targeted brand strategy closed for covid 19

Targeted Brand Strategy: Continuing to Adapt After The Pandemic

The coronavirus (COVID-19) pandemic taught marketers the importance of reshaping a targeted brand strategy rapidly and under pressure. We watched many companies take a creative approach to the changing times and, even with the suspension of business-as-usual and switch to remote work, they found that careful preparation and a little outside-the-box thinking helped keep commerce up, running, and thriving.

If your brand is lacking a disaster preparedness plan or looking to re-evaluate its current protocols, here are a few things to take into account.

Understand your disaster recovery capabilities

Imagine a natural disaster or regular power outage causes your systems to go offline. In this scenario, do you have a short- and long-term backup plan? In preparing for these situations, you need to consider:

  • The resources at risk
  • How critical those resources are
  • If those resources are backed up (via The Cloud or on external servers)
  • How often the systems are backed up
  • What actions must be taken if the systems are not backed up
  • How these events will effect your targeted brand strategy

Certain companies are at a higher risk than others when it comes to data risk. Companies that transition to The Cloud, for example, do not have to consider external resources as heavily as another company without web-based storage. This, therefore, puts them at a lower risk for losing, damaging, or breaching data.

Align your targeted brand strategy and marketing campaigns with current events

In times of crisis, especially a global pandemic, customers want to know how brands they trust are handling the challenges they are faced with. If your business provides a service, such as a spa, gym, or restaurant, it’s important to let your customers know what precautions you’re taking internally and for your customers. Staying active on social media to clearly communicate the status of your business is always a good business practice, as customers appreciate brands that are transparent.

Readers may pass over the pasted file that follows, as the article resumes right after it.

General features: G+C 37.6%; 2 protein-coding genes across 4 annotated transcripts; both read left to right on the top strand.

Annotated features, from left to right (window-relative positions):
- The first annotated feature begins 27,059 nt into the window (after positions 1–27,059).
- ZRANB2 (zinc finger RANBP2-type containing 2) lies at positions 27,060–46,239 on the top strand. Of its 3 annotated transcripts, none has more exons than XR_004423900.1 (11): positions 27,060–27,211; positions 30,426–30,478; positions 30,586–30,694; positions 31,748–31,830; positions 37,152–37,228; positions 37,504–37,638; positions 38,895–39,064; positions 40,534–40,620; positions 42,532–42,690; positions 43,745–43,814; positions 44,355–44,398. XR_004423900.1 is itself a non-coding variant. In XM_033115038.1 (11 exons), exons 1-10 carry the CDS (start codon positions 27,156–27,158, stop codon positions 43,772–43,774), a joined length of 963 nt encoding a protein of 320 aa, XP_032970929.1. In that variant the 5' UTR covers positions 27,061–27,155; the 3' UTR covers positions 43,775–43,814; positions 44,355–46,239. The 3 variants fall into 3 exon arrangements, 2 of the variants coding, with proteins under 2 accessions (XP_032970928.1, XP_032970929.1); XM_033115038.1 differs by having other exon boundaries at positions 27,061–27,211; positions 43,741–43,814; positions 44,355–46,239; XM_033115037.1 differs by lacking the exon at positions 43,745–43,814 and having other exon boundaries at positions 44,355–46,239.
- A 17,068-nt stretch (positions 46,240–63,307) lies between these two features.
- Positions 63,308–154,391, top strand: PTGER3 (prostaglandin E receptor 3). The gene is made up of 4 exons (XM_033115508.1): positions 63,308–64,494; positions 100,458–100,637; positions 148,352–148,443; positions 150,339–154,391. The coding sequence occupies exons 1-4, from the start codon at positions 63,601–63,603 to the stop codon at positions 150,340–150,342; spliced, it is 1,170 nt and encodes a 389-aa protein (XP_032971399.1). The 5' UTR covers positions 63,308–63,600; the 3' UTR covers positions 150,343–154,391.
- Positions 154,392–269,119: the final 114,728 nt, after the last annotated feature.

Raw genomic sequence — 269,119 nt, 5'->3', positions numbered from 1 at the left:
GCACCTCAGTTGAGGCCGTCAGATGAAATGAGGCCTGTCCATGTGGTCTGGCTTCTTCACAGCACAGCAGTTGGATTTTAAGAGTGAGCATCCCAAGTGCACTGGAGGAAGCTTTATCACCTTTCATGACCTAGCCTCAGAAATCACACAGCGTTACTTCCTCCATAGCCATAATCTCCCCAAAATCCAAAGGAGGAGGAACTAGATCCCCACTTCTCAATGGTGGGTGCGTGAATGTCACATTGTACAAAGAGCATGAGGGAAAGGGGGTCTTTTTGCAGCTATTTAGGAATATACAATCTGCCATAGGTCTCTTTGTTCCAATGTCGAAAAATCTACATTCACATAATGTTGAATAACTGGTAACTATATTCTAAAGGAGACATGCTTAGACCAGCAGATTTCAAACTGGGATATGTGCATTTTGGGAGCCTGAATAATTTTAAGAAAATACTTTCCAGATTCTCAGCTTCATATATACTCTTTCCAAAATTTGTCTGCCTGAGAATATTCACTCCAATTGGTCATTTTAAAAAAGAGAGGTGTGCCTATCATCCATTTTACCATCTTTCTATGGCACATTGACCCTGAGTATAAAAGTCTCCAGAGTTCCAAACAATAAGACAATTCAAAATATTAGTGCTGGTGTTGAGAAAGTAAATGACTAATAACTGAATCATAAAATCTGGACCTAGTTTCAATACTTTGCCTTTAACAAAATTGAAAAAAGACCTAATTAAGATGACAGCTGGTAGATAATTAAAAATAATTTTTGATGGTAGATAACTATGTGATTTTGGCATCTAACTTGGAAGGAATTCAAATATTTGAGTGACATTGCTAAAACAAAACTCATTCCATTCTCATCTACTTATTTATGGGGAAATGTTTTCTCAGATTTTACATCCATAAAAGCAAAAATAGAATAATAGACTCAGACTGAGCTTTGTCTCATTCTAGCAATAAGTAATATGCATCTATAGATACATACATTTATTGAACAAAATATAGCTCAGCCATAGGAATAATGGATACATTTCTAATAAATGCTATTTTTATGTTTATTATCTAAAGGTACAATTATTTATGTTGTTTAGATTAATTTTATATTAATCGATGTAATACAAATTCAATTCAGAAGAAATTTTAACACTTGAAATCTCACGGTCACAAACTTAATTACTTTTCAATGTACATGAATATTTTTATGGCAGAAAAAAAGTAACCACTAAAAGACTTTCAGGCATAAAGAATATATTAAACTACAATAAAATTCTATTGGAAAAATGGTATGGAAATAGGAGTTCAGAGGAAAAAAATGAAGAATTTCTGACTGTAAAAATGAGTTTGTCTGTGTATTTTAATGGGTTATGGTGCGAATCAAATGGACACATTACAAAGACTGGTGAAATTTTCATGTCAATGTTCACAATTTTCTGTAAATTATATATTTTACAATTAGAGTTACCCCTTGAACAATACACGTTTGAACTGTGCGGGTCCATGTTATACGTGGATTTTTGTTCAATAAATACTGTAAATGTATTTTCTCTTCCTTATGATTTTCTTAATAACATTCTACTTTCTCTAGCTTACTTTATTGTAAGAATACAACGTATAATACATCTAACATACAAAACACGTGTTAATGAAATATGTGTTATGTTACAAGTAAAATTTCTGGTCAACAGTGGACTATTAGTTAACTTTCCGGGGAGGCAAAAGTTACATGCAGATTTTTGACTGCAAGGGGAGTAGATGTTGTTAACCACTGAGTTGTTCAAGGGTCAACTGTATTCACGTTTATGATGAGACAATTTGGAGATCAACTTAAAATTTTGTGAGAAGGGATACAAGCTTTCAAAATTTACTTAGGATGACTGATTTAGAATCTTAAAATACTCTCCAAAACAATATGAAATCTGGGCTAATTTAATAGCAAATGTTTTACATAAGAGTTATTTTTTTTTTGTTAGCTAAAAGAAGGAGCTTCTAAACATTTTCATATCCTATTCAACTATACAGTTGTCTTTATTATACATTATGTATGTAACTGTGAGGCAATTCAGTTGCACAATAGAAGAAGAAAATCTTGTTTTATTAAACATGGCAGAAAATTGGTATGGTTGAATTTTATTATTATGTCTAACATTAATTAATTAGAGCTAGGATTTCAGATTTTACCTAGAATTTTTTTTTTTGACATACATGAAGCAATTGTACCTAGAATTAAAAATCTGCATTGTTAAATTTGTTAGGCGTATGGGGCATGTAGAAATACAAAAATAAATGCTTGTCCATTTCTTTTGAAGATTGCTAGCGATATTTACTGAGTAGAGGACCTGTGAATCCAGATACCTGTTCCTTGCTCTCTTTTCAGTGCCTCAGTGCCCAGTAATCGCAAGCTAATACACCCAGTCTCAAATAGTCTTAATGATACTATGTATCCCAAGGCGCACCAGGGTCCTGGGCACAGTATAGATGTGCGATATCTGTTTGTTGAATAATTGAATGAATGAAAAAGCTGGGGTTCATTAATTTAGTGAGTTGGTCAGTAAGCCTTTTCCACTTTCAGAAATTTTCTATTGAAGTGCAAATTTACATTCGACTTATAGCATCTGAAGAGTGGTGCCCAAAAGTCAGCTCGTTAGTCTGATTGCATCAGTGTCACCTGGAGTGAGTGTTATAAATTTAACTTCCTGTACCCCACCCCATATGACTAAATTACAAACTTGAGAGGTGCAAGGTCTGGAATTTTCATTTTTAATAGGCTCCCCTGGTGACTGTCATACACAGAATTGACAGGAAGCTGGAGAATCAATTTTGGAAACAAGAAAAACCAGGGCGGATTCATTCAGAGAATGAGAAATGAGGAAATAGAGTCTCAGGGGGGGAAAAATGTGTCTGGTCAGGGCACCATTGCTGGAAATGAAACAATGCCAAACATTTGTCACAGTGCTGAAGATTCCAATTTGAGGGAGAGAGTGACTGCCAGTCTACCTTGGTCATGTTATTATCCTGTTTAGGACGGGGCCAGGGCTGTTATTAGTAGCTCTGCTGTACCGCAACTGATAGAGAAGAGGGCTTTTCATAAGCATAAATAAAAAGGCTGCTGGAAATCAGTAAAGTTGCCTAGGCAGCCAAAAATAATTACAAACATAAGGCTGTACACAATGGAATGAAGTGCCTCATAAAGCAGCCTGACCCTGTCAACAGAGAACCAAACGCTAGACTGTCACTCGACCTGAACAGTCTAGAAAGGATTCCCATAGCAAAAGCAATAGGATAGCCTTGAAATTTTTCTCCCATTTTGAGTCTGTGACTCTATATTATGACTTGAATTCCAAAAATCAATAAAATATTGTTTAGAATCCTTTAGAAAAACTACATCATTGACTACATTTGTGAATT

If your business provides goods like a retail business, be open about how current events have changed things like shipping times, available stock, and store hours. The key is to be open, to relate to the customer, and to continue evolving your brand strategy.

Update your website

The world we now live in is more web-focused than ever before, which means keeping your website development current and giving your customer the ability to do as much online as possible is key. It’s also important that your website is responsive and optimized for mobile, tablet, and desktop too! All of this is part of a well-planned, targeted brand strategy.

Team cybersecurity awareness training and tools

targeted brand strategy pandemic

Ongoing education in cybersecurity is a necessity for all businesses. If you do not have cybersecurity software in place, at a minimum, you should be educating your staff.

The biggest risk a company may face is when an employee unknowingly falls victim to a data breach, either by downloading malware or clicking a link in a phishing email. While these are not malicious actions on the part of the employee, they can have devastating consequences.

Create remote work policies

targeted brand strategy work from home

Though a customer-targeted brand strategy is important, you need to sort out your internal workflow too. Employees need to feel safe and have an efficient way to work remotely. The coronavirus pandemic has shown us that remote work, on a large scale, is possible. But not everyone has implemented the proper precautions when it comes to remote work.

When we say “create a remote work policy,” we mean creating a set of rules that both the company and employees will follow.

The company needs to provide:

  • Adequate work-from-home supplies
  • Cybersecurity software to protect employees
  • Role-based access to Cloud software
  • A remote-based security software

And employees need to agree to the following guidelines:

  • Report possible security threats
  • Avoid suspicious emails
  • Follow guidance on how to use and organize remote tools

Dive into your expense data

Finally, in order to address disaster preparedness for businesses, you need to take a hard look at your expenses. Using software like Intelligent Bills, for example, allows you to free up some of your budget for disaster recovery. You may also find opportunities to consolidate costs and eliminate expenses that are no longer critical to your business.

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